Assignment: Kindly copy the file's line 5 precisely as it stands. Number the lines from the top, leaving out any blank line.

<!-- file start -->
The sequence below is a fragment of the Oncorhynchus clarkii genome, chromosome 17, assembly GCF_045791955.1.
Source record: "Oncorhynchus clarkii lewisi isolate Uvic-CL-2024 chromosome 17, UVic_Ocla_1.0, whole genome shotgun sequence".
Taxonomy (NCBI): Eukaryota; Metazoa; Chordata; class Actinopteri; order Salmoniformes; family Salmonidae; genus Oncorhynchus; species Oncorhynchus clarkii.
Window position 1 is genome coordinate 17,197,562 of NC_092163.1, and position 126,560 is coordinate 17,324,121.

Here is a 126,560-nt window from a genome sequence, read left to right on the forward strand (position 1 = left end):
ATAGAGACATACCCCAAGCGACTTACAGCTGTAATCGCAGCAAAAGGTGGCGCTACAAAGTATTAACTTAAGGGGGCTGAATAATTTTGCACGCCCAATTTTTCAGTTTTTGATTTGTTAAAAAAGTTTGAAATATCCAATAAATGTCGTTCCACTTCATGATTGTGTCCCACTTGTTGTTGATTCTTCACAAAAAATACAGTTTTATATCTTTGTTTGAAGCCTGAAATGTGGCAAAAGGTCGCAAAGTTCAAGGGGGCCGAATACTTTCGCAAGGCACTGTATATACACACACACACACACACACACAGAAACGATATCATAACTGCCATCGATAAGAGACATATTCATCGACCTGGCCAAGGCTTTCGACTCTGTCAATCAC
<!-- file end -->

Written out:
Here is a 126,560-nt window from a genome sequence, read left to right on the forward strand (position 1 = left end):